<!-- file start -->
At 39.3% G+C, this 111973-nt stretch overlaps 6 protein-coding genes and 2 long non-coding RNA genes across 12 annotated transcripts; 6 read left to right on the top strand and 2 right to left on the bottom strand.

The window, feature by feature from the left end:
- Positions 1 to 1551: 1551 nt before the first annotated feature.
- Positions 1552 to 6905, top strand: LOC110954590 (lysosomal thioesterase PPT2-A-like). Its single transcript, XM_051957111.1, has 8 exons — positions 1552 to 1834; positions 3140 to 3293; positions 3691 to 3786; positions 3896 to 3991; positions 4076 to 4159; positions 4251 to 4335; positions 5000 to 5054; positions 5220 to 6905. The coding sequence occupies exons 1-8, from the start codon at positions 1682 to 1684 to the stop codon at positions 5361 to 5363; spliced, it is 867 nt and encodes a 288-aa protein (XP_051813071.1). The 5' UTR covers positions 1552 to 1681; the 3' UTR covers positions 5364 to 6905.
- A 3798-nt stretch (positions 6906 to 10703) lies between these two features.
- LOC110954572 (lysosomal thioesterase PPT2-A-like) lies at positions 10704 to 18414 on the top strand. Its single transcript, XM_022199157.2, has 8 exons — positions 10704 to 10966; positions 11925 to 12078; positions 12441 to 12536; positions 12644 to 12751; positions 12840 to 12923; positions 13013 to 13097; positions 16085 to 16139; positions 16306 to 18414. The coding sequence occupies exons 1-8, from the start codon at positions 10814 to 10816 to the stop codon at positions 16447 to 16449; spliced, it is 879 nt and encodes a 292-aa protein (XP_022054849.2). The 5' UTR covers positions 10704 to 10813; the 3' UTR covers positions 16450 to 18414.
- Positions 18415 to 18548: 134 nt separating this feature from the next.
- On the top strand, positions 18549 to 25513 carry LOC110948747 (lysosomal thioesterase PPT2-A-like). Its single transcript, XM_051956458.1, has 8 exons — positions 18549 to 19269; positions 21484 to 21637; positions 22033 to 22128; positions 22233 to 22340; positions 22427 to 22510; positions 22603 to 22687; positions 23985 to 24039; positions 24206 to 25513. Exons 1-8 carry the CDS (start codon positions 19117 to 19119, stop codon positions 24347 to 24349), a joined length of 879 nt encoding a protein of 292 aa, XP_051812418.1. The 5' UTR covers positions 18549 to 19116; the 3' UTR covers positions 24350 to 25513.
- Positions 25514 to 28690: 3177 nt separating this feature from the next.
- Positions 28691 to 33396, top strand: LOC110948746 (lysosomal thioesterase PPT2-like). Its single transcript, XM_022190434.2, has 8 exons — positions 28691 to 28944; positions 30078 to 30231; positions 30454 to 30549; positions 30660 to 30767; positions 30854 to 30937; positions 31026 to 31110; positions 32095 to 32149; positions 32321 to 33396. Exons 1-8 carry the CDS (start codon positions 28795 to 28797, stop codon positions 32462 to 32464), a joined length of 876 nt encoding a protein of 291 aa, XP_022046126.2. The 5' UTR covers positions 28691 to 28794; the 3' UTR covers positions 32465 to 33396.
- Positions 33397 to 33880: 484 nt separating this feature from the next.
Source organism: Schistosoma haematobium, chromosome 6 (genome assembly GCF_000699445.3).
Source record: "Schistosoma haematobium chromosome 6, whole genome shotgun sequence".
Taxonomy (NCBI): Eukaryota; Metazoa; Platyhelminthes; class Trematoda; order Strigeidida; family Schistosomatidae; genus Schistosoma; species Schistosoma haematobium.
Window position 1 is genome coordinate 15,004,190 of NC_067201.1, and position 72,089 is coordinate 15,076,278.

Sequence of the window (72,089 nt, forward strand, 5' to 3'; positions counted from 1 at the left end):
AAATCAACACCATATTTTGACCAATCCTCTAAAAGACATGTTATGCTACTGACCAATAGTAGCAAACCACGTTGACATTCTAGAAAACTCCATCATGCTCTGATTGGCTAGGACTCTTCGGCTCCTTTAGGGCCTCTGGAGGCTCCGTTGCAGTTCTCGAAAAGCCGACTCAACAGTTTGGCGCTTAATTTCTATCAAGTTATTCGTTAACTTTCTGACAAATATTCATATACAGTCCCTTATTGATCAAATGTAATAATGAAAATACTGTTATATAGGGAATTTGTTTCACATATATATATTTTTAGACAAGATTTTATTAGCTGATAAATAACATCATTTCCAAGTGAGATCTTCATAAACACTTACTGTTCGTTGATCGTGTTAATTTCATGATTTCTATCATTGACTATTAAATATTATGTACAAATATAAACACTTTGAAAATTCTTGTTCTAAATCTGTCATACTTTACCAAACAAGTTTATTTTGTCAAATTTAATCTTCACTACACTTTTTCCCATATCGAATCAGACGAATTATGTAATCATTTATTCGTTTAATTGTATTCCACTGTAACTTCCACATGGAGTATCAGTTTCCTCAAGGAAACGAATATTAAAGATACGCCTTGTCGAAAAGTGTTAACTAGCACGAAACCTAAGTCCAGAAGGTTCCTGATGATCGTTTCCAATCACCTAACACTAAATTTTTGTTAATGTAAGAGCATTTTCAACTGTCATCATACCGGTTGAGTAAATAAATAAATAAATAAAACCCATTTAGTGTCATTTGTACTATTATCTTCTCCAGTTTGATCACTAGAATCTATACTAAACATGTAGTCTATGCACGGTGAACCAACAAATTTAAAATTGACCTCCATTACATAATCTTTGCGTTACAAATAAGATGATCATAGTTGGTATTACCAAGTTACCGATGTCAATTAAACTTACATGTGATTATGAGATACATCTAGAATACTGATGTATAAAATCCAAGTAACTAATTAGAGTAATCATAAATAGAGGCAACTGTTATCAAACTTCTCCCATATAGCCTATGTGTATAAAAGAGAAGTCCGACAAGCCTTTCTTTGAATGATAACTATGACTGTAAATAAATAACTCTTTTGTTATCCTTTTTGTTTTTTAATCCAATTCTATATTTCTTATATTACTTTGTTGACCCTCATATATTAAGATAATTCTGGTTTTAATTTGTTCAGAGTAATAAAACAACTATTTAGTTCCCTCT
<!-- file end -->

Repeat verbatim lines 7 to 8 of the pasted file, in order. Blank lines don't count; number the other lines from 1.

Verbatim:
- Positions 18415 to 18548: 134 nt separating this feature from the next.
- On the top strand, positions 18549 to 25513 carry LOC110948747 (lysosomal thioesterase PPT2-A-like). Its single transcript, XM_051956458.1, has 8 exons — positions 18549 to 19269; positions 21484 to 21637; positions 22033 to 22128; positions 22233 to 22340; positions 22427 to 22510; positions 22603 to 22687; positions 23985 to 24039; positions 24206 to 25513. Exons 1-8 carry the CDS (start codon positions 19117 to 19119, stop codon positions 24347 to 24349), a joined length of 879 nt encoding a protein of 292 aa, XP_051812418.1. The 5' UTR covers positions 18549 to 19116; the 3' UTR covers positions 24350 to 25513.